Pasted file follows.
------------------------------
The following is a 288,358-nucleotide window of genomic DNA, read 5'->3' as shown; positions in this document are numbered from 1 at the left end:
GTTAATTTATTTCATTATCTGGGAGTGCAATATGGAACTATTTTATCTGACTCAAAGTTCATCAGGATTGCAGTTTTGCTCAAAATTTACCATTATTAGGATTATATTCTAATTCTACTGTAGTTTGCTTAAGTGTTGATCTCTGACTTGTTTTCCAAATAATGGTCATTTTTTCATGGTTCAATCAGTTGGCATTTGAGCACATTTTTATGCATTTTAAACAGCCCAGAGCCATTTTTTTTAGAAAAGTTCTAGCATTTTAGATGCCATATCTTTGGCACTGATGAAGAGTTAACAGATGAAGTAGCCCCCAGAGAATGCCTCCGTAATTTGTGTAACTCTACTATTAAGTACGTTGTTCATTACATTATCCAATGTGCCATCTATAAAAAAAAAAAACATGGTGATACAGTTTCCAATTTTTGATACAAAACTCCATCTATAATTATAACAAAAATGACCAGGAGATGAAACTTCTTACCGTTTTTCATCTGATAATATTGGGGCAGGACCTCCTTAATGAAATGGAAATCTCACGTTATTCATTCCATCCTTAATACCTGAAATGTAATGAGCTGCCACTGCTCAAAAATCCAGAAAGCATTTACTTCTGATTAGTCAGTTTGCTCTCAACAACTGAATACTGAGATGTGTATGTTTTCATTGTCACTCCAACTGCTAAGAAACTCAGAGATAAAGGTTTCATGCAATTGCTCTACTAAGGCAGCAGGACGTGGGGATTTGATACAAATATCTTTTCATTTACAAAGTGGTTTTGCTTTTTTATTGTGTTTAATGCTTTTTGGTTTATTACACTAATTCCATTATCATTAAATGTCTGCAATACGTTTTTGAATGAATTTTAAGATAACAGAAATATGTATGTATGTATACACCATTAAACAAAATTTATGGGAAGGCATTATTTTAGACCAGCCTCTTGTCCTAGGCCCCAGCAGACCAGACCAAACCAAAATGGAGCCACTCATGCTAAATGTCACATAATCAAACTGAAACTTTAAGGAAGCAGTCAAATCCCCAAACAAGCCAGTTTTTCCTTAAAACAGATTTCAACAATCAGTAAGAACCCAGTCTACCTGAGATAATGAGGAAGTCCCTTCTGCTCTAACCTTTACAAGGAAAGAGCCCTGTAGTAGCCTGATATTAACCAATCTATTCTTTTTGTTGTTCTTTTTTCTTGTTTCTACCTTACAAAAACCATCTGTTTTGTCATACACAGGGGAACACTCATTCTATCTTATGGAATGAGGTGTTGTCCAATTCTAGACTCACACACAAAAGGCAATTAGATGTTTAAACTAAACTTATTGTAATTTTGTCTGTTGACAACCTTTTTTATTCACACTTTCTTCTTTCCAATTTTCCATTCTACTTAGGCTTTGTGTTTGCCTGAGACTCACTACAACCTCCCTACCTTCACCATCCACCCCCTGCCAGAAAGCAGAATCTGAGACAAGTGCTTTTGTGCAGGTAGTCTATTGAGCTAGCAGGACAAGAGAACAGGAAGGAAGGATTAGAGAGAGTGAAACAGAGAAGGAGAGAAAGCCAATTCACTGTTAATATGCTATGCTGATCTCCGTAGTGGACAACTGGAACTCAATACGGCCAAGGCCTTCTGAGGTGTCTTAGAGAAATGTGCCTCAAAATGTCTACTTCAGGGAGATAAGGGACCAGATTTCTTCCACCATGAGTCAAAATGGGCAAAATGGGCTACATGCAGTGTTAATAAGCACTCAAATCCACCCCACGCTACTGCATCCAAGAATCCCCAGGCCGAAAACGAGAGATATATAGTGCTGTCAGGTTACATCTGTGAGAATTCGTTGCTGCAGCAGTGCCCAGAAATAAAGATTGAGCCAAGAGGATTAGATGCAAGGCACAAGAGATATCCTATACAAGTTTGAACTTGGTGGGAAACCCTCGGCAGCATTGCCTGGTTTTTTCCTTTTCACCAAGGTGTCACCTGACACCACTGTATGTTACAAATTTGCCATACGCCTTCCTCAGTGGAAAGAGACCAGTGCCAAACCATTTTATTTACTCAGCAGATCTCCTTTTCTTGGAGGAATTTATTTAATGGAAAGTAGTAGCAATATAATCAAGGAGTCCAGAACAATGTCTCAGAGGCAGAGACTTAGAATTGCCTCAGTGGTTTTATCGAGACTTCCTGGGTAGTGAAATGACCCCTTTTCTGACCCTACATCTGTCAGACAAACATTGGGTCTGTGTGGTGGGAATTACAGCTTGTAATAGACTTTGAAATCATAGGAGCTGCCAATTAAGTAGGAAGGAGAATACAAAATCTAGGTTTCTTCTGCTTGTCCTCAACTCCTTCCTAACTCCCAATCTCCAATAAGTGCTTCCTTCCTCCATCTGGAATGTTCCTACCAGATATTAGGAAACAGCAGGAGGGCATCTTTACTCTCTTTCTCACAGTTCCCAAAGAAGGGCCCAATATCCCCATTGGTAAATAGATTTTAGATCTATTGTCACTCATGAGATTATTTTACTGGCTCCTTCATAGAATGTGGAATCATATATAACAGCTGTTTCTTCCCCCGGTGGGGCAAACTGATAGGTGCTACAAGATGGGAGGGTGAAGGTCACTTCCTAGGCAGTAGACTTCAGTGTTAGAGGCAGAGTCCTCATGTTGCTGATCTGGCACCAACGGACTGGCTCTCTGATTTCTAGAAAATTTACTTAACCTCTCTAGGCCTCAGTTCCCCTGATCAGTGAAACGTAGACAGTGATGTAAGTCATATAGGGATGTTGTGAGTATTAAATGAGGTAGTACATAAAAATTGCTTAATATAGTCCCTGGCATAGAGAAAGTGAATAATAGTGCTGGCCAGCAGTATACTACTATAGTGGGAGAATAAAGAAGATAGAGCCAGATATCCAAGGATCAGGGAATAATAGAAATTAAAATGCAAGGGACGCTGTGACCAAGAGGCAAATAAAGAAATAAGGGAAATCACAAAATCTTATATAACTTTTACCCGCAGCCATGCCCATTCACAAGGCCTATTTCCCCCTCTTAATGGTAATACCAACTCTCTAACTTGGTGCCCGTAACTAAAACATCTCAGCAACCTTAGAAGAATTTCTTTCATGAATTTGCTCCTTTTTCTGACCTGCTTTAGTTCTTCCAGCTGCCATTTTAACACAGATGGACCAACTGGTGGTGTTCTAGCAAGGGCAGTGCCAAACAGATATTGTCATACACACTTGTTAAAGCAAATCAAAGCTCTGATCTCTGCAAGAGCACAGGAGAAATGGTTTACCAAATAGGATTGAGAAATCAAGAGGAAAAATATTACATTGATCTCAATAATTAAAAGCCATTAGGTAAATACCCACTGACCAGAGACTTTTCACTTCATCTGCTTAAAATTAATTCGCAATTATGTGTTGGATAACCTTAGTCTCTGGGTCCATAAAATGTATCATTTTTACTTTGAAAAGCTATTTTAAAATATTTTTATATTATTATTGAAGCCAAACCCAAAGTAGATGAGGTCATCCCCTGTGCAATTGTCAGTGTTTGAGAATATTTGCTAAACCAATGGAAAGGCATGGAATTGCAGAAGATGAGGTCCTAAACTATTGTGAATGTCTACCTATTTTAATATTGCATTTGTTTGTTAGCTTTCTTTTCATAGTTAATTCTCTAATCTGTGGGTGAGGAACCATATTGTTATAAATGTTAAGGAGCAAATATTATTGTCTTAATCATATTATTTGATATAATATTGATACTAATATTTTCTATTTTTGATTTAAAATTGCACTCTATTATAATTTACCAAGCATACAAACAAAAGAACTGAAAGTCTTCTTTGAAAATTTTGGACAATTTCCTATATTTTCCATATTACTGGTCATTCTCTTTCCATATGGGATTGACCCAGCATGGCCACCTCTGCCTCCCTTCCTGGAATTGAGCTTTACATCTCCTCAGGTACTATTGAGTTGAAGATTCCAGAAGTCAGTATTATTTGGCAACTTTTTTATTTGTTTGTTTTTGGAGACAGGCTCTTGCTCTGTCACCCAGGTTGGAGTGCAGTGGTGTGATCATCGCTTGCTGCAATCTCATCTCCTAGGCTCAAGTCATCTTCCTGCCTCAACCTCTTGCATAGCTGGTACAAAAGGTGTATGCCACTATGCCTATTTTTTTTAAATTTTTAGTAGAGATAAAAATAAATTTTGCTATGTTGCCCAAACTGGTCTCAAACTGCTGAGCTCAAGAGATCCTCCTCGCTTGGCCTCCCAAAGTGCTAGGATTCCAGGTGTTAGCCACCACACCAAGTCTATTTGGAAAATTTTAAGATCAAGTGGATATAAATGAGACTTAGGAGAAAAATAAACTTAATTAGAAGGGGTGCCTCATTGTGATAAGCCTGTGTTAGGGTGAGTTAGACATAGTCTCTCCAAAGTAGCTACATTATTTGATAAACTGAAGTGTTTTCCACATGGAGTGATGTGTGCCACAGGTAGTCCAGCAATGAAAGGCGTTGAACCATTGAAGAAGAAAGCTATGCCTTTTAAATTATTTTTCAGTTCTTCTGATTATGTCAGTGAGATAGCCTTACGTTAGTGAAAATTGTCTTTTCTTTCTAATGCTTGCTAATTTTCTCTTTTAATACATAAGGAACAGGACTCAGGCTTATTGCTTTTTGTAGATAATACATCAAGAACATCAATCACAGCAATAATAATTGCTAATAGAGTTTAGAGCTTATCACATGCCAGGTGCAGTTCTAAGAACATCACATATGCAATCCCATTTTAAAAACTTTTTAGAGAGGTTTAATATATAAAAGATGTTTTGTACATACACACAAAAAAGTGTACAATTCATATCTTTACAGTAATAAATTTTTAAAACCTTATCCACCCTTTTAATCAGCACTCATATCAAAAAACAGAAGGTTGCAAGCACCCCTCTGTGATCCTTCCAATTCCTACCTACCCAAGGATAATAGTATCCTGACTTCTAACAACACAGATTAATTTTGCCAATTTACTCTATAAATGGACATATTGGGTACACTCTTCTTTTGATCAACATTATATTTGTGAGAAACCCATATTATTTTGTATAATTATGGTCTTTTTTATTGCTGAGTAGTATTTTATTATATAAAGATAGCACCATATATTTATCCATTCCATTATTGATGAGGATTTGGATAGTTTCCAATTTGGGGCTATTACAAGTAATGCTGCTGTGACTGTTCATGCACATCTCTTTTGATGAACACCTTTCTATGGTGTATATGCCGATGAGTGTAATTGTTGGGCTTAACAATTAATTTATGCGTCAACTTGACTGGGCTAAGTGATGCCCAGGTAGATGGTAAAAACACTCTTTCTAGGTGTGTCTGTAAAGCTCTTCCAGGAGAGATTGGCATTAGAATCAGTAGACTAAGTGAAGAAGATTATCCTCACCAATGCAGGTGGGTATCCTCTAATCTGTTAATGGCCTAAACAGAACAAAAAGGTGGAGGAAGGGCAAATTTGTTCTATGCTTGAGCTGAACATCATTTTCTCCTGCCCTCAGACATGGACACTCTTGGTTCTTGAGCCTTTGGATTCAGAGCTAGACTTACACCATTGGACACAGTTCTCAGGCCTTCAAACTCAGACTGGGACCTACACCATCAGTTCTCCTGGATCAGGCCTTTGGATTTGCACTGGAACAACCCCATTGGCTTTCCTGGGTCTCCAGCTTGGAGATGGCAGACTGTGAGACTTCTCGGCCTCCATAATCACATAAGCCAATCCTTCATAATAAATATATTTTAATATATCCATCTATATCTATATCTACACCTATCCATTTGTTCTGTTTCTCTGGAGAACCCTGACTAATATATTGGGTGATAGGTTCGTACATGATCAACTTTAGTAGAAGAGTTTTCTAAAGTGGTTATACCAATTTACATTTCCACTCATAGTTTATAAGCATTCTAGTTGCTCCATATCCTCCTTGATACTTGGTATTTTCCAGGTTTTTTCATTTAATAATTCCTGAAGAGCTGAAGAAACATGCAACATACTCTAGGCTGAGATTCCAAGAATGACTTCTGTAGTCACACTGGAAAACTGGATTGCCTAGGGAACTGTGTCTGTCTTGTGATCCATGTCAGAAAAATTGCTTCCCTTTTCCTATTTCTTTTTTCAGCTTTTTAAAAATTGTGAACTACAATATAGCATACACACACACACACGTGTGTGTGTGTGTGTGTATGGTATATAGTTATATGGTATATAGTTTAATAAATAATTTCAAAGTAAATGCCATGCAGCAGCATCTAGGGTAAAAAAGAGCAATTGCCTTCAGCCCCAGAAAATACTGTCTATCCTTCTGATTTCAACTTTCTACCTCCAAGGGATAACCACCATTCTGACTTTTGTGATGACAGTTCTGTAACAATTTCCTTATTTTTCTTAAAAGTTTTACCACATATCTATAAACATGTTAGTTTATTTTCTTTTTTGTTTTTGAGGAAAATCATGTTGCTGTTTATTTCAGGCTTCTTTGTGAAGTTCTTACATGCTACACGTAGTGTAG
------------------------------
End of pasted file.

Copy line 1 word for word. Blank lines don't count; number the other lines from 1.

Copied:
The following is a 288,358-nucleotide window of genomic DNA, read 5'->3' as shown; positions in this document are numbered from 1 at the left end: